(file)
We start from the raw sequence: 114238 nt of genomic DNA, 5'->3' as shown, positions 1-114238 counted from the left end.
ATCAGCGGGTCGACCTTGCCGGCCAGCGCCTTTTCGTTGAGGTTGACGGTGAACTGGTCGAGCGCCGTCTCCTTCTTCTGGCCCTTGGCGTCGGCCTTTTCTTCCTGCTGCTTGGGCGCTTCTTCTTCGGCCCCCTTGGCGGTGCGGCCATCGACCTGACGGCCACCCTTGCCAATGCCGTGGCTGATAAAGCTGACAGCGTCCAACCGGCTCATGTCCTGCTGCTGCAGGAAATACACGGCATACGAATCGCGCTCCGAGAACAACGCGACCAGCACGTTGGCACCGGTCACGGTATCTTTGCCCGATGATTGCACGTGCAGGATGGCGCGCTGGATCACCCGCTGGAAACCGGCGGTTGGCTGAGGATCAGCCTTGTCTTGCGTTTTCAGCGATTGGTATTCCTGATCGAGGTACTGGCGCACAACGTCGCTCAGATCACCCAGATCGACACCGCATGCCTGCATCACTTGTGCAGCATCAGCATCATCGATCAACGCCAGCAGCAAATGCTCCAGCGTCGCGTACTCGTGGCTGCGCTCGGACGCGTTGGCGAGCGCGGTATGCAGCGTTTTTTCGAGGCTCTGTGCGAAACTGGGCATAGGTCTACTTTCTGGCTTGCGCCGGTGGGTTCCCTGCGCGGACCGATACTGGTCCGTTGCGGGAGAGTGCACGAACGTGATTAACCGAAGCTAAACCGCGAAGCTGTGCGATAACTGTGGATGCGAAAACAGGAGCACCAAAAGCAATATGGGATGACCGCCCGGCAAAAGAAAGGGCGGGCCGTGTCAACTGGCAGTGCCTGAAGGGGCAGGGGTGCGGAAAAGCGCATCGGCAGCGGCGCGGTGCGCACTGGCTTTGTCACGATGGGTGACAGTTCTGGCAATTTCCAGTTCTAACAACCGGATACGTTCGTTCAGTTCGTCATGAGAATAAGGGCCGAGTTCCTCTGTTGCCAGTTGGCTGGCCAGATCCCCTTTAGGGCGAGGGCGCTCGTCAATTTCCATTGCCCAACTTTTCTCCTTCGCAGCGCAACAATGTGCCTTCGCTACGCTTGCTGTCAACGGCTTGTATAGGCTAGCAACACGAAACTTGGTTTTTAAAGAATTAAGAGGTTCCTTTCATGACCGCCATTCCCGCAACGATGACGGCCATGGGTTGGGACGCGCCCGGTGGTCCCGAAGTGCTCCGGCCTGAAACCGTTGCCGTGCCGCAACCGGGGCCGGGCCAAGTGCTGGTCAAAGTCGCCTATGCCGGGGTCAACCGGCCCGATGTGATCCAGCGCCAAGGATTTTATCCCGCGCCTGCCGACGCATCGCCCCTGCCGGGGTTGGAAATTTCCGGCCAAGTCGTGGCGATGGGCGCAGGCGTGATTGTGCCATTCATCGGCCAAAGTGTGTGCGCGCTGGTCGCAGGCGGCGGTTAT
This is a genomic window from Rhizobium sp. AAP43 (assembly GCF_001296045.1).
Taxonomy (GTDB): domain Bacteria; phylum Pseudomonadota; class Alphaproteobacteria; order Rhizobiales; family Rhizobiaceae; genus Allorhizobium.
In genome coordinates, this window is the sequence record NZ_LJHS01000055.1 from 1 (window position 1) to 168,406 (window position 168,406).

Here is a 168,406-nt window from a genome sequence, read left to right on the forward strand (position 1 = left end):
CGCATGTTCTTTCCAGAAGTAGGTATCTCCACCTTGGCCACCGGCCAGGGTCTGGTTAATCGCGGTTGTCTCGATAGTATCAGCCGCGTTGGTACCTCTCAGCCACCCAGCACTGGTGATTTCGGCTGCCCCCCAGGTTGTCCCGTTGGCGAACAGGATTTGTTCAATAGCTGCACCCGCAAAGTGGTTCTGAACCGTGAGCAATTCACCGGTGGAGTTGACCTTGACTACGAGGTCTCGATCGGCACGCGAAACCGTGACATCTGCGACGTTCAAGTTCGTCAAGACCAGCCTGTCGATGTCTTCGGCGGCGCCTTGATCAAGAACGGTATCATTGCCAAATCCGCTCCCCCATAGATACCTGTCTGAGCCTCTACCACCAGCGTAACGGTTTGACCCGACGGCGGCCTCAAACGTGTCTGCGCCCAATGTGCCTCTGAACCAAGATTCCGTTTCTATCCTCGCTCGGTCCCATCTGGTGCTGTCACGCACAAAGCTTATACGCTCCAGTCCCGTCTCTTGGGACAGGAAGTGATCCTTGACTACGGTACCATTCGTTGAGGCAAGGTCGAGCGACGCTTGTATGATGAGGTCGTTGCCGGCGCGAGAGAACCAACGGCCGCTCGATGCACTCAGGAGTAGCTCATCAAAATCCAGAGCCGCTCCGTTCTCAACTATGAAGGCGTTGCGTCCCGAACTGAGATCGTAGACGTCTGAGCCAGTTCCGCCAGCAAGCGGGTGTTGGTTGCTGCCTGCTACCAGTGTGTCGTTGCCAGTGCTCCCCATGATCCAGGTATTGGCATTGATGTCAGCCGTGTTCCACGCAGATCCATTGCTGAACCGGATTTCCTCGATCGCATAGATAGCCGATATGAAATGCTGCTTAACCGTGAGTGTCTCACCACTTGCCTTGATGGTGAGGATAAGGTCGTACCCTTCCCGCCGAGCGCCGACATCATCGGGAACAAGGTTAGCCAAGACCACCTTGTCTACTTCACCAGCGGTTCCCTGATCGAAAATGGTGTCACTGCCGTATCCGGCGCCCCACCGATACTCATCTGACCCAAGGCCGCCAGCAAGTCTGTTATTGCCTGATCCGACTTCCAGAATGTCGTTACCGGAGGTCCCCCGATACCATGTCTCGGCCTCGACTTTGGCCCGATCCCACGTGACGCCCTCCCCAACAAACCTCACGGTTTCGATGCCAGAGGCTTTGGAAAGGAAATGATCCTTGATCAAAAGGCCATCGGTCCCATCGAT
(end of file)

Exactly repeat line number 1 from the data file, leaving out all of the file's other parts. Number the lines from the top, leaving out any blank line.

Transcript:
We start from the raw sequence: 114238 nt of genomic DNA, 5'->3' as shown, positions 1-114238 counted from the left end.